Good legislation looks out for ‘greater good’

We have all heard the phrase “Greatest good for the greatest number” originally “The greatest happiness of the greatest number is the foundation of morals and legislation.” Jeremy Bentham (1748-1832). In any case, it is a good basis for all action. Unfortunately, we have lately seen a lot of action that seems to be the greatest good for the select, like increasingly regressive taxes.

Abortion is generally a terrible thing to contemplate. It can be an adjective to describe some other thing as horrible. Now there is no doubt that the abortion is not in the best interest of the fetus unless perhaps it is destined to a life of pain and misery. There is little doubt that it is stressful for the potential mother. The amount of that stress has a lot to do with her relationship in the community. The other side of the argument has to do with the effect on the community of one abortion versus the consequences of denying abortion. Hardly anyone would deny that abortion is bad. It’s just that it can be less bad than some of the alternatives. The earliest argument against abortion was a woman’s obligation to produce subjects for the master.

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Worst case, woman denied a medically necessary abortion dies. The fetus or child usually dies too. A family can be ripped apart. Children deprived of a mother, husband of a wife and so forth. Many people suffer in an attempt to save a potential human, who might not have had a good life.

More common case: Woman denied a legal abortion obtains an incompetent back-alley-abortion that goes bad. One reason abortion has such a bad name is that in the 19th century it was so risky that most physicians would have nothing to do with it. At best, if she lives, she is traumatized, never whole again. The fetus dies too and the extended family suffers; effects that can last decades.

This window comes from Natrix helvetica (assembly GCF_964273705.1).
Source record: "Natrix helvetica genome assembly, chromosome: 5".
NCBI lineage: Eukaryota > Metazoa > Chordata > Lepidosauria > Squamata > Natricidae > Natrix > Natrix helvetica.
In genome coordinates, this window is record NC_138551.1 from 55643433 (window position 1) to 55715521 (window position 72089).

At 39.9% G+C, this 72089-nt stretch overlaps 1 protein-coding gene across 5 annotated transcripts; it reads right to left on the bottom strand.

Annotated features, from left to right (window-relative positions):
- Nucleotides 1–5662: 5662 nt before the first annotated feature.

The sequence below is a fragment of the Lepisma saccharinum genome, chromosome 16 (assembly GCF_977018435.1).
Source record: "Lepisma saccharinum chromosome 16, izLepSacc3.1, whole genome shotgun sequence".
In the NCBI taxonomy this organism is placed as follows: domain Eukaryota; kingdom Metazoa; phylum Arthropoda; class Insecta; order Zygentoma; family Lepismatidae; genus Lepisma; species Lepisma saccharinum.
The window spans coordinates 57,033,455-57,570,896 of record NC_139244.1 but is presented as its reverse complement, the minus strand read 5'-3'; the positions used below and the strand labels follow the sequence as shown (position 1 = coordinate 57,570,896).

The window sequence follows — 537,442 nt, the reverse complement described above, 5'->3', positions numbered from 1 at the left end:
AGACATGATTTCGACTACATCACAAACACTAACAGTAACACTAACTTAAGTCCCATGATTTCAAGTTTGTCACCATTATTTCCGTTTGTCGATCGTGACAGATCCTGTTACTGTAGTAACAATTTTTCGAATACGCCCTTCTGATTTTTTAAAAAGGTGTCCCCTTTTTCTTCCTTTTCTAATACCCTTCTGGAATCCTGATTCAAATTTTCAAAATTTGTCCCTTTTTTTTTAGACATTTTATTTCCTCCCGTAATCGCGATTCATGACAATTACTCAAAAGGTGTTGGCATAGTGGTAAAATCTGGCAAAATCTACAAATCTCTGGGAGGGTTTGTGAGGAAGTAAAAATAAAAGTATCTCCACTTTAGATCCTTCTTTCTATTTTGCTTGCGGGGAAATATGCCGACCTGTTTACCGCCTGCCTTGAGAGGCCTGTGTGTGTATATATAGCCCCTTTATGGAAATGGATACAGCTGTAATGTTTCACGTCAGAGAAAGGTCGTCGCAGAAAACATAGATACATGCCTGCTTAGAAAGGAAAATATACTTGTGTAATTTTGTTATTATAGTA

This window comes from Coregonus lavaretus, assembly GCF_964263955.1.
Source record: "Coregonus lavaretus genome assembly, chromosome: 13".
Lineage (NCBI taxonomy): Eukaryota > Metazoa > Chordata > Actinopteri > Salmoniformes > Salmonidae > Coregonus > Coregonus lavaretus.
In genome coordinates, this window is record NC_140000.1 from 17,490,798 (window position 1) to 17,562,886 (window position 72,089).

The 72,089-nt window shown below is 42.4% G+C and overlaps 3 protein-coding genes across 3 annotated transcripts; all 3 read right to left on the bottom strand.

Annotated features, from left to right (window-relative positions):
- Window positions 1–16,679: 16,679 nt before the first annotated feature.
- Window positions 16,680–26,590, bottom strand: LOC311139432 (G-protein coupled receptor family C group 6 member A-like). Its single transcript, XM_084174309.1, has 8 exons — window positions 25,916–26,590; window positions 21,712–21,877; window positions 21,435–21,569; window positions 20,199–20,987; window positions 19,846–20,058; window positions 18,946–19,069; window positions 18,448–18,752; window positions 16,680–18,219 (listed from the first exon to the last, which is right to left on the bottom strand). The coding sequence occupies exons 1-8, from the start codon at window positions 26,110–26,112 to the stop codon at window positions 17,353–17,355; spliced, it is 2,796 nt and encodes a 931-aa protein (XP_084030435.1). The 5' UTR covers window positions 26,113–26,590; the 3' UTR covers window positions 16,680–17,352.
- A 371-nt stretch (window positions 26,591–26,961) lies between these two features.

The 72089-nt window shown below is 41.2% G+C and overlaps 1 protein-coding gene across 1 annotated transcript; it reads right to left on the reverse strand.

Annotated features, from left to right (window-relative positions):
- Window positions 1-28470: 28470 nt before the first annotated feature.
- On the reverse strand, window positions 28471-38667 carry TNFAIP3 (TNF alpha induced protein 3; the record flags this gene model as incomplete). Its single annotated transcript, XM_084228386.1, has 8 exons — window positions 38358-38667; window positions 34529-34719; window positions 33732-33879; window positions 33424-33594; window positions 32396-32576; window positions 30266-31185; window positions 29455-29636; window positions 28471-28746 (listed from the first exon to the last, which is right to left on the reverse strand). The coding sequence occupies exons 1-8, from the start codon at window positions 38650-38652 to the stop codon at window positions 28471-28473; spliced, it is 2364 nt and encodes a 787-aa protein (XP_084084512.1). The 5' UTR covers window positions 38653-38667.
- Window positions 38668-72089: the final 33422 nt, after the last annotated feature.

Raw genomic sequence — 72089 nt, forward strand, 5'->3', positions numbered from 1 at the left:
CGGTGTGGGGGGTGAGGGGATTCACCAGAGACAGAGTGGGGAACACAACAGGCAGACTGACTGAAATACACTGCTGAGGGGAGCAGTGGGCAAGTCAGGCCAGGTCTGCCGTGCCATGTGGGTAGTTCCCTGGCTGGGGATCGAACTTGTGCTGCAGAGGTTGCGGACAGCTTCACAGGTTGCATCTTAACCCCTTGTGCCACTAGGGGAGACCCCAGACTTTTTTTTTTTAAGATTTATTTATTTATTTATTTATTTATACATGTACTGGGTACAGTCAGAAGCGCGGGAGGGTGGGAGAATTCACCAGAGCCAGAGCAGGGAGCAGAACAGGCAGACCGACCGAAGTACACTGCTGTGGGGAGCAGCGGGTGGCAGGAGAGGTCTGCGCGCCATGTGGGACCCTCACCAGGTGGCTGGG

Better but not too good outcome. She carries to term and produces a possibly unhealthy child because where is no safety net community to support her and the child. She and the child survive in misery, possibly dragging down the rest of the family. The child has a high probability of poor health, a life on welfare, or life of crime. The child has a slim chance of being adopted into a loving environment, or a cult.

There is of course a possibility of the ideal outcome, woman bears a healthy child into a welcoming family who can support and nourish him, but that’s not a realistic way to bet. Which outcome is in the best interest of a nation? Do we place the well-being of a single being, some describe as a human life and others describe as a parasite, over the well-being of a healthy woman, a family, a community or a nation?

If laws against abortion guaranteed that none would occur, and that something like the ideal outcome would be the norm, that might be an acceptable bargain. Studies have shown that like many other human behaviors, illegality only drives up the price and the risk of an unacceptable outcome. Pro-life militants need to be asked how many unwanted children they are willing to adopt; and how many have they adopted. By attempting to prevent abortion what they accomplish is asking the rest of us collectively (i.e. the state) to adopt those children. We all know how well that works out, orphanage, foster-parent, gangs, and maybe prison.

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If we accept the obvious that women can occasionally become pregnant at a time and place that does not coincide with a desirable outcome; some will seek abortion. The decision is not whether or not abortions will occur it’s just a question of whether or not they will be safe, timely and affordable to those with the greatest need. The wealthy will always get what they want.

Ken Obenski is a forensic engineer, now safety and freedom advocate in South Kona. He writes a biweekly column for West Hawaii Today. Email obenskik@gmail.com.